Posted on

The Troll Princess Who Almost Wasn’t

Amanda Hocking is the self-publishing wunderkind who’s recently turned the publishing world on its ear by showing how books can be successfully made and marketed on the Internet with a little creativity and a shoestring budget. The Cinderella story may seem to have happened overnight, but Hocking worked damn hard for her pumpkin carriage as evidenced by the epic tale on her blog: http://amandahocking.blogspot.com/2010/08/epic-tale-of-how-it-all-happened.html.

I couldn’t get a hold of Hocking’s original ebook of Switched so I checked out the souped-up version put out by traditional publisher St. Martin’s Griffin. The story reminds me slightly of my favorite book when I was in grade school—The Changeling by Zilpha Keatley Snyder.

The story’s protagonist is Wendy Everly, a teen who’s always had a problem with fitting in. She’s gone to many schools but has never felt quite right there or in her family. Wendy grew up in a well-to-do family, and she can remember the fancy house that she grew up in … until her mother tried to kill her.

Wendy was a cranky kid, and on her sixth birthday her mother tried to carve her up with a butcher knife, proclaiming her a monster and not her real daughter. Since then, her mother has been committed to a mental hospital and Wendy’s been raised by her older brother and aunt.

Wendy tries to get along at her latest high school, which she helps along with a unique power that she’s discovered. She’s found that she can convince people to go along with what she wants. There are a few other strange traits that set Wendy apart from others. She has wild, unruly hair that’s almost impossible to work with, she hates wearing shoes, and weirdest of all, she’s an anti–junk food teen who actually craves raw veggies and unprocessed crap.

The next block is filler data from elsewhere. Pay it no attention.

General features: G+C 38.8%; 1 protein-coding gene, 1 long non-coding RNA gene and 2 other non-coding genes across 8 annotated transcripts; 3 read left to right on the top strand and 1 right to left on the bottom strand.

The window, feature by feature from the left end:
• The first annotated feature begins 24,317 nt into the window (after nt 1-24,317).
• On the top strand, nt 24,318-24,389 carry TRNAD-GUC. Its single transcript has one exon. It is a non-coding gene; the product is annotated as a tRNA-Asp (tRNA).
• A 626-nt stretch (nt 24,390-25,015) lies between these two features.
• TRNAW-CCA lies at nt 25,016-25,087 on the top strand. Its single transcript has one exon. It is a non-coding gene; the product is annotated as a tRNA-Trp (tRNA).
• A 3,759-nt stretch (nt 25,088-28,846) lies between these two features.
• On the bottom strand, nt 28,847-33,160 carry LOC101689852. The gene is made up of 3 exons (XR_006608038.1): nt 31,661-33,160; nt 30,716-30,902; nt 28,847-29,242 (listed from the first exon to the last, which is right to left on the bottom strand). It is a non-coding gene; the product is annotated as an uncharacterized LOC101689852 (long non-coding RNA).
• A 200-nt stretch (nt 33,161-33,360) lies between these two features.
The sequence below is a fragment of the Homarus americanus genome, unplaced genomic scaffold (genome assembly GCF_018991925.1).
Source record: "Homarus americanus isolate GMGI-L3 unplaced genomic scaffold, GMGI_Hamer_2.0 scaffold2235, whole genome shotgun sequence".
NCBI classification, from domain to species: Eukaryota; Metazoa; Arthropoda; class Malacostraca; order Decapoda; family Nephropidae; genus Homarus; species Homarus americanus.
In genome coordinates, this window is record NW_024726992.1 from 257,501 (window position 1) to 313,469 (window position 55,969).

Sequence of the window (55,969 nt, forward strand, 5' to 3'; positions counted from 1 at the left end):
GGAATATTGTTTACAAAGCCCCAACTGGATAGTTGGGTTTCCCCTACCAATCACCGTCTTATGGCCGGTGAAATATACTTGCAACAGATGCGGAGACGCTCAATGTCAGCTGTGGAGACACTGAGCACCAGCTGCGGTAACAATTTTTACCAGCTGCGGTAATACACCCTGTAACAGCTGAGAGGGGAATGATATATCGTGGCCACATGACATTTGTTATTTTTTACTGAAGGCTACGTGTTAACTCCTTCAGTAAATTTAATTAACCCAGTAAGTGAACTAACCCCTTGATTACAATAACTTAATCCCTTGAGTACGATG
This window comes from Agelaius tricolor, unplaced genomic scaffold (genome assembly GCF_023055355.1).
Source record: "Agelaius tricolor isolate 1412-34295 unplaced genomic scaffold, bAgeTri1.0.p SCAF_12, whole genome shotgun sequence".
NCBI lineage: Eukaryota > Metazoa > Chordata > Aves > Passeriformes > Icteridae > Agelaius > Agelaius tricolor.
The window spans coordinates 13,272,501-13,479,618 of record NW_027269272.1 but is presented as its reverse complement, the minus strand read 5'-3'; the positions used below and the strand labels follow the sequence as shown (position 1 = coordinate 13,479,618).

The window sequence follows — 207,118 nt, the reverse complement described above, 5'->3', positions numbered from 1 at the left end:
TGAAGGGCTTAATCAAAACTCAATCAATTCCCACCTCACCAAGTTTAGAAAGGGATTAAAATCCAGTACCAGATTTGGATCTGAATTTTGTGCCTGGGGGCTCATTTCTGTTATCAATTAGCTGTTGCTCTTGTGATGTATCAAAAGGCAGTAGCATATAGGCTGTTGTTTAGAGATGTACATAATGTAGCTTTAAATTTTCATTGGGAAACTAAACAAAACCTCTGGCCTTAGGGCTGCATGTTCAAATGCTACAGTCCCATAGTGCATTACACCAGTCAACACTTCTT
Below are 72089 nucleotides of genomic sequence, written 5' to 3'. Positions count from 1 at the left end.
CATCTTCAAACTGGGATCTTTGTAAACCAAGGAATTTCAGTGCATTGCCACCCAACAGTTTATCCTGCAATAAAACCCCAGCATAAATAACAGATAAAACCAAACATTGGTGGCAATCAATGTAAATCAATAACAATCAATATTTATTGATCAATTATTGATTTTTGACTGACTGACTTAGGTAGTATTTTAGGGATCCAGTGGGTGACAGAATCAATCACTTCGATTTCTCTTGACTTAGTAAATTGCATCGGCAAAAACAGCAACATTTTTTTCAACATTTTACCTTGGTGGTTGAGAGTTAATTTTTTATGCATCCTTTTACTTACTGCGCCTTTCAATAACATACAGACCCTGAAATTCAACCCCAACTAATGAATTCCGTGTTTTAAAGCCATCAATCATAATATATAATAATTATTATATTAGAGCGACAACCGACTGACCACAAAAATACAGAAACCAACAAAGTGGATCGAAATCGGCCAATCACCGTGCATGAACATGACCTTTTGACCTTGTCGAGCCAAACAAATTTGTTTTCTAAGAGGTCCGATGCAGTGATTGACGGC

She notices an especially intense boy at school who is always looking at her—Finn Holmes. She finds it creepy but is also slightly turned on by it. They dance around each other, and Finn starts telling her some crazy stuff—that she’s not who she thinks she is. Wendy sends him on his way, but when enemies attack, wanting Wendy to further their goals, Finn is forced to bring Wendy back to Förening (yay, umlauts!), a troll community hidden away in Minnesota, where she happens to be the princess of the trolls.

At Förening, Wendy is introduced to the Queen, her mother, who is cold and distant. Wendy is kept in the dark about much of the Trylle goings-on, but she gradually learns about their caste system, rules, and so on. At the same time, she feels like as much of a misfit as ever—even with the new title.

For the most part, I enjoyed Switched. The idea of a teenage troll is fresh and different, and I love the solution the trolls have come up with to fuel their economy, though it backfired on Wendy. What I want most is a copy of the ebook Switched to compare with the St. Martin’s version of Switched. I’m curious to see the DIY cover compared to St. Martin’s slick book design, and I want to see what kinds of editing changes were made. The last chapter of Switched completely took me out of the story because it was so different from the rest of the book. It really did seem like a tacked-on affair, and I believe in a strong finish, not a blow-by-blow passive voice description of what happened next. I want to know if this chapter was a St. Martin’s editor’s choice or not.

I am looking forward to reading Torn, the second part of the Trylle trilogy, and I’ll be keeping an eye out for other books and series by Hocking. I think she’s going to be a young author worth watching in the coming years.

Advertisements

Leave a Reply

Fill in your details below or click an icon to log in:

WordPress.com Logo

You are commenting using your WordPress.com account. Log Out / Change )

Twitter picture

You are commenting using your Twitter account. Log Out / Change )

Facebook photo

You are commenting using your Facebook account. Log Out / Change )

Google+ photo

You are commenting using your Google+ account. Log Out / Change )

Connecting to %s